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Khaki Jack: The Royal Naval Division in the First World War — by E.C. Coleman
E.C. Coleman, Khaki Jack: The Royal Naval Division in the First World War. Stroud, Glos.: Amberley, 2014, $26.99, e-book $12.99 (approximate prices on Amazon UK; Amazon USA current listings are more expensive).
Here is an examination of that brainchild in the fertile mind of Winston Churchill: the Royal Naval Division. Unique in military history, the RND was a hybrid unit of seamen serving as infantry alongside soldiers of the British Army. The title of this well written and lavishly illustrated book is taken from the nickname applied to its personnel early in the war, after one of their officers, Bernard Freyberg, appeared in public with a khaki version of a Royal Navy officer’s uniform (14).
Churchill as First Lord of the Admiralty (civilian head of the Navy) created the RND after the outbreak of war in 1914 from a surplus of over 20,000 naval personnel (mostly reservists) formed in two naval brigades and combined with a Royal Marine brigade for land operations to assist the beleaguered British Army.
The naval battalions took their names and inspiration from famous British admirals—Benbow, Collingwood, Hawke, Drake, Howe, Hood, Anson, and Nelson—while the Royal Marines were regulars whose respective battalions were named for their former bases of Chatham, Deal, Plymouth, and Portsmouth.
After its beginning at London’s Crystal Palace (built for the Great Exhibition of 1851), the RND training center for most of the war was at Blandford, Dorset. The Division became an innovative force, sometimes mounting men on bicycles or in armored cars. Critics called it “Churchill’s private army,” but nevertheless it had an exemplary record of war service.
The RND’s early battles included the brave but ultimately futile defense of Antwerp in 1914 and the disastrous campaign on the Gallipoli Peninsula against the Turks in 1915, part of the Turkish operations that temporarily obliterated Churchill’s political career. Churchill has been heavily criticized both then and now for both operations.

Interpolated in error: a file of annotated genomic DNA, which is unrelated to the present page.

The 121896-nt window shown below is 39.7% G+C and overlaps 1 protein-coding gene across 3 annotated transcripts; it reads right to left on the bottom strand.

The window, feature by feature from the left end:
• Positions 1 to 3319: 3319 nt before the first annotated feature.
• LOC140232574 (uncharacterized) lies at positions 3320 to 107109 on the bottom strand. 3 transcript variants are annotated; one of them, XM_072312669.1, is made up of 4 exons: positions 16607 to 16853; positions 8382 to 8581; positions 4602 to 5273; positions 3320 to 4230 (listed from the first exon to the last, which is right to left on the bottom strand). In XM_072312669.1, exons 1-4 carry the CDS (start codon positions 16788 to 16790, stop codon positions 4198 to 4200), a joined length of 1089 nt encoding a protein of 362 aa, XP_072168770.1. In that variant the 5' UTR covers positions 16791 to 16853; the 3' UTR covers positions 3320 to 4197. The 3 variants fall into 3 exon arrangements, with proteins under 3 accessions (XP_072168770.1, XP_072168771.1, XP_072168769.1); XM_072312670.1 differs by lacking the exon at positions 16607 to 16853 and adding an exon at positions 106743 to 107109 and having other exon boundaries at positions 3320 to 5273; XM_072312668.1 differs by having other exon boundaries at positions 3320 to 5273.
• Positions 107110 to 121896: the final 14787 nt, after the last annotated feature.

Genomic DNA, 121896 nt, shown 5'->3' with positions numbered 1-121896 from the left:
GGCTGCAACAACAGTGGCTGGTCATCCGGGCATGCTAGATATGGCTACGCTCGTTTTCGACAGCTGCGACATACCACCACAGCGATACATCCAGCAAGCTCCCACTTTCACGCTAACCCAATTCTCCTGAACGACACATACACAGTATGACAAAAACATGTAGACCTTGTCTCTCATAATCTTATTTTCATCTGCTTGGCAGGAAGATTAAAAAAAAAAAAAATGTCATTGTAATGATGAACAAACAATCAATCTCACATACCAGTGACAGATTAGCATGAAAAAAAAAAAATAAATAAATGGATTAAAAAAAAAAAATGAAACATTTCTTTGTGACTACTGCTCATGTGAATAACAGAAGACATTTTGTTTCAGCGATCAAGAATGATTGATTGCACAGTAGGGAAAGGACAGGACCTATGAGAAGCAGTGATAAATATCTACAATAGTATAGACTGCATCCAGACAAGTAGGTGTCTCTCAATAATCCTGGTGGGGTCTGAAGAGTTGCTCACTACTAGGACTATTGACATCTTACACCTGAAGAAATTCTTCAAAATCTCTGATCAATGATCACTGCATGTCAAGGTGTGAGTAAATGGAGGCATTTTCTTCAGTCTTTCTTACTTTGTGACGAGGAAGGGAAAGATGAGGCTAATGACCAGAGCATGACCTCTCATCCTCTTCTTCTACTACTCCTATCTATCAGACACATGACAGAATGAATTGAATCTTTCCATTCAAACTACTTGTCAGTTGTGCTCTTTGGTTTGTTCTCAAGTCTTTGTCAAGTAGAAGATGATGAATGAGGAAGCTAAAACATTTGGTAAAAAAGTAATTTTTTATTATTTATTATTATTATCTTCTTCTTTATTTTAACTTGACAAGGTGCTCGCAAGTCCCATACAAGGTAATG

Coleman takes an objective but brief line on these controversies, which he holds less important than the service, bravery, and experience of the men. He says the Antwerp action caused a “furor,” with “most of the rage” directed at Churchill, citing criticism from The Times, Morning Post, and Daily Mail while balancing this with support from theDaily News, Star, and Observer. (31). He quotes Prime Minister Asquith’s diary remark that the Marines were “splendid,” but that Churchill should not have sent raw brigades (32).
The author concludes that the Official History was “more charitable” and that “Churchill, true to character, remained unshaken in his conviction that he was right.” This is not quite reflective of WSC’s character, since he often admitted he was wrong, notably over his attempt to influence the Dardanelles campaign without plenary powers.
Reconstituted as the 63rd (RN) Division (125) in 1916 more under army control (though the Royal Navy still controlled payroll and promotions), the Division served successfully on the western front against the Germans in several grueling campaigns including later phases of the Somme in 1916, Passchendaele in 1917, and Cambrai in 1918. Demobilized in 1919, it was among the most decorated divisions of the war, suffering over 10,000 killed and 30,000 wounded, commemorated with memorials on the battlefields of France and on Horse Guards Parade in London. The latter was unveiled in 1925 by the Division’s founder, Winston Churchill, by then restored to political power.
Though well written, there are many problems with this book, especially the lack of an index, footnotes or endnotes, and its brief bibliography of secondary sources. This makes fact-checking difficult, especially lengthy extracts of contemporary World War I documents (238-39 for example). There is also no real conclusion beyond accounts of the later lives of unit survivors (245-50). And there are errors: dating the first day of the Somme as June rather than July 1916 (121), referring to Turkish officer Mustafa Kemal as “Kemmal” (64), and several typos (56, 71, 231). While the eighty-seven black and white photographs have good captions, no sources are given, and they are oddly placed, with a mix of group and individual photographs interspersed throughout the text.